Access to clean drinking water should be a basic human right. That’s what the folks at LifeStraw think.
As the company gets ready to promote its LifeStraw Go Water Filter Bottle at Outdoor Retailer Winter Market later this month, it’s hard at work on its Buy One Give One program, which will provide community water purification systems to people in developing nations for every LifeStraw product purchased in the U.S. and Canada.
SNEWS caught up with Aran Seaman of Eartheasy to talk Lifestraw’s new product and humanitarian initiatives.
What inspired you guys to start the Buy One Give One program?
The Buy One Give One program was put in place to align our North American retail branch with our ongoing humanitarian aid and public health programs. Over 2.5 million LifeStraw products have been distributed since 2005, and the Buy One Give One program adds to these ongoing efforts. We love the fact that we are able to push forward large-scale change through the support of consumers in the U.S. and Canada.
With our Buy One Give One program we do not donate LifeStraw Go bottles to individuals developing world, but instead provide clean water through LifeStraw Community water purifiers that are installed in schools. We have learned that it is much easier to track the success of a one-for-one program when you are working with established institutions on the ground.
Why is this and important program for your company?
Our business model has always been "profit for a purpose.” We feel that corporations have the ability to be agents of large-scale positive change and are striving to do this through our humanitarian aid programs.
What makes LifeStraw different from other filters?
LifeStraw has been used extensively in Africa, Pakistan, Haiti and other developing countries since 2005, and was only made available to the retail market in 2011. This has resulted in years of extensive research, testing and improvement to get the filter to where it is now: a simple, highly effective and low-cost product.
As we produce such a large volume of LifeStraw filters and purifiers for the developing world, we are able to achieve economies of scale. When comparing other filters to LifeStraw you generally see a dramatic difference between the amount of water filtered for the cost of the filter.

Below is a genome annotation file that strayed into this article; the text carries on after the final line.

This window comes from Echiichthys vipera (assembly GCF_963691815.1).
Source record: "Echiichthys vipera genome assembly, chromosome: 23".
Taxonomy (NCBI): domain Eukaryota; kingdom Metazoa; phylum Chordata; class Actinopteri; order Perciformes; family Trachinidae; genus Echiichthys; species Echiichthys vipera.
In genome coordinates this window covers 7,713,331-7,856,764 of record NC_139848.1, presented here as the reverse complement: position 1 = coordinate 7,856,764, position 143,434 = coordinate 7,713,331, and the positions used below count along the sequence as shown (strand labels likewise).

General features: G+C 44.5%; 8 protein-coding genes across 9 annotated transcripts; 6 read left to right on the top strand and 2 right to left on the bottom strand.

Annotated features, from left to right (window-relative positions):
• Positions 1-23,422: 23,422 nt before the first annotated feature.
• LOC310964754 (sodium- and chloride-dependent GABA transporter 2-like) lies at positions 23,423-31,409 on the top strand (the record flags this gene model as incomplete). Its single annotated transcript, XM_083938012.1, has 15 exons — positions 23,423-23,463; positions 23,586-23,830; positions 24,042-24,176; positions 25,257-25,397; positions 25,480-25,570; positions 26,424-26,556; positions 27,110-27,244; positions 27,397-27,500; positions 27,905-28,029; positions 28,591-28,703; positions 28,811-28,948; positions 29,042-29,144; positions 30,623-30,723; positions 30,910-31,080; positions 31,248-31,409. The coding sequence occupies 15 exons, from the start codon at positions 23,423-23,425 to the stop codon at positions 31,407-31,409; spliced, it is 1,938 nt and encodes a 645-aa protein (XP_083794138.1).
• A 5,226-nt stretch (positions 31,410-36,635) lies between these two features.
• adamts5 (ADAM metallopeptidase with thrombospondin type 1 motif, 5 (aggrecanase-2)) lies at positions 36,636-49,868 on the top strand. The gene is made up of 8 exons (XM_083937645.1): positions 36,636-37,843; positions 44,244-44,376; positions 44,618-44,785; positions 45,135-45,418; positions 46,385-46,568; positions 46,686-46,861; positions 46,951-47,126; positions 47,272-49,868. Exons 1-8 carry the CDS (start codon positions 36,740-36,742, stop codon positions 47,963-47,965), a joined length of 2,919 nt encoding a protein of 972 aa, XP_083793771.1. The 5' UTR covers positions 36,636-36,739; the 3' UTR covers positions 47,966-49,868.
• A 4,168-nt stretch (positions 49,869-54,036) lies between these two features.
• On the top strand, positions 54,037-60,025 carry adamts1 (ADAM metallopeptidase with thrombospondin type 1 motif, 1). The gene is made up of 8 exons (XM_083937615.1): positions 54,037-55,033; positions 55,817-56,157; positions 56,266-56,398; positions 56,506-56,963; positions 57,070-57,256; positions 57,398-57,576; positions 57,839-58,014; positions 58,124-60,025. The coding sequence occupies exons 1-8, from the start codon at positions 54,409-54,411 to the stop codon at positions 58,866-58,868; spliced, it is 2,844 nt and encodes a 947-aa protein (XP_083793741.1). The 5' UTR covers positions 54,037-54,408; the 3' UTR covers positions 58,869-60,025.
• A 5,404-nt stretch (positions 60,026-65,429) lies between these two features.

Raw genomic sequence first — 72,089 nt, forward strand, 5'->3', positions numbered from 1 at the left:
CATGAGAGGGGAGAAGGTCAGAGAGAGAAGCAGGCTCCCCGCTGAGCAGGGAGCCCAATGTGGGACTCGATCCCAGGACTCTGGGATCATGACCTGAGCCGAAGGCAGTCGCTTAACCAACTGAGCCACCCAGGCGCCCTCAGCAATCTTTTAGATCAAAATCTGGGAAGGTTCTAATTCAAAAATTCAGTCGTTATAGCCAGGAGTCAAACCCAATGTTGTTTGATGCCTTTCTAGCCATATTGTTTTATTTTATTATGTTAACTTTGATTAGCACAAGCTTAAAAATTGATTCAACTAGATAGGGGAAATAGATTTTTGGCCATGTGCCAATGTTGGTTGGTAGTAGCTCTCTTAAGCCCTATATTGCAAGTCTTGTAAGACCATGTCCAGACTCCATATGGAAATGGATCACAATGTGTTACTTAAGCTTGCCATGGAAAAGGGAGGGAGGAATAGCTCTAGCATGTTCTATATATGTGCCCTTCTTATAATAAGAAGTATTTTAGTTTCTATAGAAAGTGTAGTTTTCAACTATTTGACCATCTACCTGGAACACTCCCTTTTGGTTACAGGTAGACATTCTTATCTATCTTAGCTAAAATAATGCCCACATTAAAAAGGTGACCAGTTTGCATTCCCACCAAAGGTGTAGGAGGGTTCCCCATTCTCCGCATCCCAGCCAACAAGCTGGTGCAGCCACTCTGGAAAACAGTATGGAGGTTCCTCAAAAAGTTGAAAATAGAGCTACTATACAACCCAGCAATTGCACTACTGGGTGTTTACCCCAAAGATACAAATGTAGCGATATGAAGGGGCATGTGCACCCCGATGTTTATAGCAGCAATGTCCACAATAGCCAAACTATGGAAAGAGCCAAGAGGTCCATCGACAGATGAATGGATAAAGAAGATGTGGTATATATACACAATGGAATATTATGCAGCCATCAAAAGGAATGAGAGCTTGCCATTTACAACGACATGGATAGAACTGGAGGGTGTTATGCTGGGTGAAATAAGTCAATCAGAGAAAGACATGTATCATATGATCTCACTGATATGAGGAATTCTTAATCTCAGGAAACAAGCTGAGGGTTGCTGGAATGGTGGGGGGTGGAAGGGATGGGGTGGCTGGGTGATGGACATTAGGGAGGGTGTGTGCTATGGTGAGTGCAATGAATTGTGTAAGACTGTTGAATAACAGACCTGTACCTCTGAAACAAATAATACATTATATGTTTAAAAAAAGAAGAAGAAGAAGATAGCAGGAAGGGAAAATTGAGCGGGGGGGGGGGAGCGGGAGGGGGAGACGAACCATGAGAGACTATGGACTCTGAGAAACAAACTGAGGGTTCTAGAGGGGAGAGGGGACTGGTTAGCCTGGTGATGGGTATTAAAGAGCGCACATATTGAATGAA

We also have many laboratory trials and third-party reviews of our technology, as this is required by the NGOs and governmental agencies we deal with around the world. Quite often, we see water filtration companies making claims about their technology that are simply not substantiated or tested thoroughly. We feel that we stand apart from these companies in providing a product line that consumers can trust.
Why is this product ideal for areas in developing nations?
The LifeStraw line of water filters and purifiers were exclusively designed for the developing world, and has been distributed widely in Africa. They are ideal because they are simple, rugged and easy to use, with few moving parts and no chemicals or batteries. As LifeStraws are shipped all over the world, they built to be as strong and light as possible.
Tell us about the LifeStraw Go product?
The LifeStraw Go is the first product we have built for the retail market. It integrates the award-winning LifeStraw personal water filter within a sleek, BPA-free tritan sports water bottle for everyday use. The filter removes 99.9999 percent of waterborne bacteria and 99.9 percent waterborne protozoan parasites, and filters 1,000 liters of water (264 gallons). It also removes turbidity by filtering out particulate matter to 0.2 microns in size.
What makes it different from others you've released before?
The LifeStraw Go is different from other water filter bottles on the market in that it provides users with a very effective, well-tested water filter that has a high flow rate and filters a large volume of water for a very competitive price.
What are the dangers to people who don't use a personal water filter?
Even though water may look clean and safe to drink, there is always the chance that it is contaminated, especially in the backcountry. If you choose to not filter your water you run the risk of contracting a waterborne illness, which could ruin your trip and potentially make you sick for months.